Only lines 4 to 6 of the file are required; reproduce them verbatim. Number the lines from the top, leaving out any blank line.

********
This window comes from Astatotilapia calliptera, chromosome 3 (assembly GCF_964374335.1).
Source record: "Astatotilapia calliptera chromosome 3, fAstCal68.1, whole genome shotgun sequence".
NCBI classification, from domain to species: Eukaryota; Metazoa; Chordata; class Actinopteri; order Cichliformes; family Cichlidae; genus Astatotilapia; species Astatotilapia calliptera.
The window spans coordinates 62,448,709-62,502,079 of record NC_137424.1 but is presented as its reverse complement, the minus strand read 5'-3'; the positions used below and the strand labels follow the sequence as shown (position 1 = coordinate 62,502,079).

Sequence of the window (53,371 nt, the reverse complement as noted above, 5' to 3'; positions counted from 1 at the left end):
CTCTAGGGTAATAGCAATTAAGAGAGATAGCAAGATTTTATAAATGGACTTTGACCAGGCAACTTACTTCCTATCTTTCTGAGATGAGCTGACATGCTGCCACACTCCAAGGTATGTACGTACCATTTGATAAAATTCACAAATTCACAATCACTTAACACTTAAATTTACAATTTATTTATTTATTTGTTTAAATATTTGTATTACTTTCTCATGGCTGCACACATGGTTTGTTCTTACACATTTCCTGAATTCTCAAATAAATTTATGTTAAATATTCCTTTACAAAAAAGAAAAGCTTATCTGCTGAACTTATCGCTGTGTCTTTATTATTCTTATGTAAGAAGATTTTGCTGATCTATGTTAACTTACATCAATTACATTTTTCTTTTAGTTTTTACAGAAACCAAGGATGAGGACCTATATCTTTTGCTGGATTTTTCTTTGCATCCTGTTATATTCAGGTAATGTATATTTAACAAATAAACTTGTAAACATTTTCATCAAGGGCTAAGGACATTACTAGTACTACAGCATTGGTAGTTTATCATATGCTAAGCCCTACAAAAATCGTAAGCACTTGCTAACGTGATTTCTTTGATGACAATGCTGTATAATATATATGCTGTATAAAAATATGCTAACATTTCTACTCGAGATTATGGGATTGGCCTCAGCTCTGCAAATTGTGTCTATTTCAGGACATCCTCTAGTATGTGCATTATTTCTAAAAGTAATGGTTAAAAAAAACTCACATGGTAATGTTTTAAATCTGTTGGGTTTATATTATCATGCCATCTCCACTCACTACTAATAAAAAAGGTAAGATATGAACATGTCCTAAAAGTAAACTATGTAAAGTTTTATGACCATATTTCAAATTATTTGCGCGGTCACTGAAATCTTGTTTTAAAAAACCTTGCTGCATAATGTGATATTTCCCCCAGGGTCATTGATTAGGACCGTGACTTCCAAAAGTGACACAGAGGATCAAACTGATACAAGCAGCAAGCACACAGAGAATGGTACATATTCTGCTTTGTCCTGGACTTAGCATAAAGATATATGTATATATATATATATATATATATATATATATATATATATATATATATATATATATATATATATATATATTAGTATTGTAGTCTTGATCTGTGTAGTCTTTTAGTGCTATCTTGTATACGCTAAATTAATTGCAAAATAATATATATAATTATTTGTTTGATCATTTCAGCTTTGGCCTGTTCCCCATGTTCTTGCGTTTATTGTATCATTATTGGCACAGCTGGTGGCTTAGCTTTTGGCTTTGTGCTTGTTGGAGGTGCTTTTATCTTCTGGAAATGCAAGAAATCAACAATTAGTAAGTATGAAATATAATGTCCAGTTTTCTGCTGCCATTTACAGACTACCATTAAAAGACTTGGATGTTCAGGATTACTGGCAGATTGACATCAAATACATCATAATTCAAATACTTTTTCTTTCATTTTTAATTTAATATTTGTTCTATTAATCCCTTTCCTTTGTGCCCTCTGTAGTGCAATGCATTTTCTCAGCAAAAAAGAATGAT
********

The window spans coordinates 62,448,709-62,502,079 of record NC_137424.1 but is presented as its reverse complement, the minus strand read 5'-3'; the positions used below and the strand labels follow the sequence as shown (position 1 = coordinate 62,502,079).

Sequence of the window (53,371 nt, the reverse complement as noted above, 5' to 3'; positions counted from 1 at the left end):
CTCTAGGGTAATAGCAATTAAGAGAGATAGCAAGATTTTATAAATGGACTTTGACCAGGCAACTTACTTCCTATCTTTCTGAGATGAGCTGACATGCTGCCACACTCCAAGGTATGTACGTACCATTTGATAAAATTCACAAATTCACAATCACTTAACACTTAAATTTACAATTTATTTATTTATTTGTTTAAATATTTGTATTACTTTCTCATGGCTGCACACATGGTTTGTTCTTACACATTTCCTGAATTCTCAAATAAATTTATGTTAAATATTCCTTTACAAAAAAGAAAAGCTTATCTGCTGAACTTATCGCTGTGTCTTTATTATTCTTATGTAAGAAGATTTTGCTGATCTATGTTAACTTACATCAATTACATTTTTCTTTTAGTTTTTACAGAAACCAAGGATGAGGACCTATATCTTTTGCTGGATTTTTCTTTGCATCCTGTTATATTCAGGTAATGTATATTTAACAAATAAACTTGTAAACATTTTCATCAAGGGCTAAGGACATTACTAGTACTACAGCATTGGTAGTTTATCATATGCTAAGCCCTACAAAAATCGTAAGCACTTGCTAACGTGATTTCTTTGATGACAATGCTGTATAATATATATGCTGTATAAAAATATGCTAACATTTCTACTCGAGATTATGGGATTGGCCTCAGCTCTGCAAATTGTGTCTATTTCAGGACATCCTCTAGTATGTGCATTATTTCTAAAAGTAATGGTTAAAAAAAACTCACATGGTAATGTTTTAAATCTGTTGGGTTTATATTATCATGCCATCTCCACTCACTACTAATAAAAAAGGTAAGATATGAACATGTCCTAAAAGTAAACTATGTAAAGTTTTATGACCATATTTCAAATTATTTGCGCGGTCACTGAAATCTTGTTTTAAAAAACCTTGCTGCATAATGTGATATTTCCCCCAGGGTCATTGATTAGGACCGTGACTTCCAAAAGTGACACAGAGGATCAAACTGATACAAGCAGCAAGCACACAGAGAATGGTACATATTCTGCTTTGTCCTGGACTTAGCATAAAGATATATGTATATATATATATATATATATATATATATATATATATATATATATATATATATATATATATATATATATTAGTATTGTAGTCTTGATCTGTGTAGTCTTTTAGTGCTATCTTGTATACGCTAAATTAATTGCAAAATAATATATATAATTATTTGTTTGATCATTTCAGCTTTGGCCTGTTCCCCATGTTCTTGCGTTTATTGTATCATTATTGGCACAGCTGGTGGCTTAGCTTTTGGCTTTGTGCTTGTTGGAGGTGCTTTTATCTTCTGGAAATGCAAGAAATCAACAATTAGTAAGTATGAAATATAATGTCCAGTTTTCTGCTGCCATTTACAGACTACCATTAAAAGACTTGGATGTTCAGGATTACTGGCAGATTGACATCAAATACATCATAATTCAAATACTTTTTCTTTCATTTTTAATTTAATATTTGTTCTATTAATCCCTTTCCTTTGTGCCCTCTGTAGTGCAATGCATTTTCTCAGCAAAAAAGAATGAT